Thankfully History Colorado, the state’s official historical society, has continued to play a large part in the preservation and stabilization of historic places all over the state. Especially over the last two decades, signs pointing out preservation efforts have been a common site at ghost towns across Colorado. Sometimes the signs have obviously been there awhile, but they illustrate two wonderful ideas: the state is working diligently to save historic buildings, and the signs serve to deter vandals no matter how deserted the area appears.

Boggsville, Empire and Iron City are some of these places. Founded in 1866, Boggsville served as the last home of explorer Kit Carson, as well as the county seat of Bent County. Since 1993, the CHS has been working to slowly but surely renovate the buildings at Boggsville, and the project fairly complete with a quiet, scenic complex in its original setting. At Empire, located along Interstate 70 on the way to Blackhawk and Central City, four buildings that include Colorado’s oldest hotel, the Peck House, have been added to state and national registers. A rough and rocky road just before St. Elmo leads to the only remaining building at Iron City, a power plant that went under in about 1917 and was recently restored. A sign explaining the structure’s history ends with a most appropriate statement: “The historical heritage of the state of Colorado can only be preserved by the citizens themselves.”

In my experience as a ghost town hunter, researcher, historian and author, the question begs: how can we educate new generations as to how to treat, respect and learn about the ghost towns we visit? One adage that was coined decades ago never dies and remains the best advice: Take only pictures, leave only footprints. But what if the place is slated for demolition with no archeological digs or documentation planned? One way to find help is to enlist the help of local museums, historical societies, History Colorado and Colorado Preservation Inc., the state’s leading preservation organization. All of these worthy organizations can keep you up to date and get you involved not only in finding ghost towns, but assisting in their preservation.

Most of these institutions use a five-point criteria (significant events, significant persons, unique architectural points, geographic importance, and/or important discoveries related to prehistory or history) to determine historically significant properties all over the state of Colorado. And, Colorado Preservation Inc. accepts nominations every year for its Endangered Places List. Everything from Native campsites to trails to bridges, structures and even whole cities are eligible. Those making the list receive media attention and solicitations for support, including an annual meeting in Denver each February. The public is welcome to register for this worthy event, which is attended by experts and others in every historic field there is. To contact Colorado Preservation Inc., access their website at http://www.coloradopreservation.org. History Colorado can be accessed at https://www.historycolorado.org/.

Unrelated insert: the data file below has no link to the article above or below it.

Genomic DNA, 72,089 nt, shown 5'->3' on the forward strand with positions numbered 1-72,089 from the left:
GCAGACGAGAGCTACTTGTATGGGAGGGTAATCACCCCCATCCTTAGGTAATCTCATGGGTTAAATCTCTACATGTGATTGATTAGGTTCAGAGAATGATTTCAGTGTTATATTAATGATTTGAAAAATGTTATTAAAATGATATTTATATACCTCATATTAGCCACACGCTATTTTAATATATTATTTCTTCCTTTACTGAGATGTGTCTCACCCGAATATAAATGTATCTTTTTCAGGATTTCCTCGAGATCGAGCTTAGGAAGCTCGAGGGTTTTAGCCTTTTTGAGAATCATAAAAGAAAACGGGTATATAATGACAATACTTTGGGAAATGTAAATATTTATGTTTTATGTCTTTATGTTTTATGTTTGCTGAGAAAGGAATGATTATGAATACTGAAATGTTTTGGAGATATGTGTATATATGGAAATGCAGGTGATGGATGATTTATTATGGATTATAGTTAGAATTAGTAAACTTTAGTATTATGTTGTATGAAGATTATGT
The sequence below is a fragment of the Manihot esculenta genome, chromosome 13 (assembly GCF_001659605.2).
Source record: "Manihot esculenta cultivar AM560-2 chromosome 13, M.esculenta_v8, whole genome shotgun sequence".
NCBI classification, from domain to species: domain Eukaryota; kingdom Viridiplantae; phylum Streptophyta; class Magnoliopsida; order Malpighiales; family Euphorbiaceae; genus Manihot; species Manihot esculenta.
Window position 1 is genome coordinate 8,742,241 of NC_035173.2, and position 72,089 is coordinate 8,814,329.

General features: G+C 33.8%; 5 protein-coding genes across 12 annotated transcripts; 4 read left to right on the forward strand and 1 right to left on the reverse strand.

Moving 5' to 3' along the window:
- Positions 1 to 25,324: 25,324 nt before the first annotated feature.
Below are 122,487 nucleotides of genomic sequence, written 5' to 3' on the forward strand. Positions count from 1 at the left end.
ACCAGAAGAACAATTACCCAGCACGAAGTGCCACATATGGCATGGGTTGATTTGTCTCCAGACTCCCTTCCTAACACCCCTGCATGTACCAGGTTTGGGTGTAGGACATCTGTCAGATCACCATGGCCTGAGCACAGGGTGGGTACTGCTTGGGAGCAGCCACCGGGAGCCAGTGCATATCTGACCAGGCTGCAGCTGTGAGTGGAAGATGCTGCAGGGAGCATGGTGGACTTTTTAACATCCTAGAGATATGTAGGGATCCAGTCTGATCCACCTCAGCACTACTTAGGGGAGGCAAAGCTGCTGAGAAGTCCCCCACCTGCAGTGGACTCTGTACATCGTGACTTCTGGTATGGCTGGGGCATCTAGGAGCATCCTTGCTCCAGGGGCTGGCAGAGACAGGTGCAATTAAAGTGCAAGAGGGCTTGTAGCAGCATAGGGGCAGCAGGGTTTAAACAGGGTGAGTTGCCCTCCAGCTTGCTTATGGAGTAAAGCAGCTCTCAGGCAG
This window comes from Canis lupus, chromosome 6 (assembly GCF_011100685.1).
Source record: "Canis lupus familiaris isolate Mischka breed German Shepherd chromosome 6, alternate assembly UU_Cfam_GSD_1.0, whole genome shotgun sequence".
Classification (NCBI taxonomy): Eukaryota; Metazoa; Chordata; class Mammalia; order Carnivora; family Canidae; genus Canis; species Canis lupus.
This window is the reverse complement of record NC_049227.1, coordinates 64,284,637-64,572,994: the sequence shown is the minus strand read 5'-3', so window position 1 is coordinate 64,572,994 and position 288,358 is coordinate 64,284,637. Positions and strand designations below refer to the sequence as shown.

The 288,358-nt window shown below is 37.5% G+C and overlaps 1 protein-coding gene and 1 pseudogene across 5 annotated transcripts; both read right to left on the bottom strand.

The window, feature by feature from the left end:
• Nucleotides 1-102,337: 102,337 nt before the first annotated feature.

Adelaide, Colorado: The Ill-Fated Stop Along the Florence & Cripple Creek Railroad

c 2021 by Jan MacKell Collins

Shortly after gold was discovered in the Cripple Creek District in 1891 merchant James A. McCandless of Florence, to the south, was one of many men who took an interest in generating commerce from the gold boom. In McCandless’s mind was Eight-Mile Canyon, an old, windy and sometimes precarious trail used by Ute natives to travel to the high country and make their summer quarters. With a creek of the same name meandering alongside much of the trail, the canyon was ideal for reaching the District. McCandless and several engineers first surveyed the canyon in 1891. By 1892 Thomas Robinson, whose endeavors included promoting the Florence Electric Street Railway Company, had opened the “Florence Free Road” leading to the District. Around this same time, give a take a few years, the name of the canyon was changed to Phantom Canyon.

Robinson intended for the road through Phantom Canyon to eventually run between the borders of Wyoming to the north and New Mexico to the south. When the Salaman Stage Line debuted on the Florence Free Road, its success inspired plans for the Florence and Cripple Creek State Line Railroad. A map of the new railroad was filed in May of 1892, and the company was reformed as the Florence & Cripple Creek Railroad.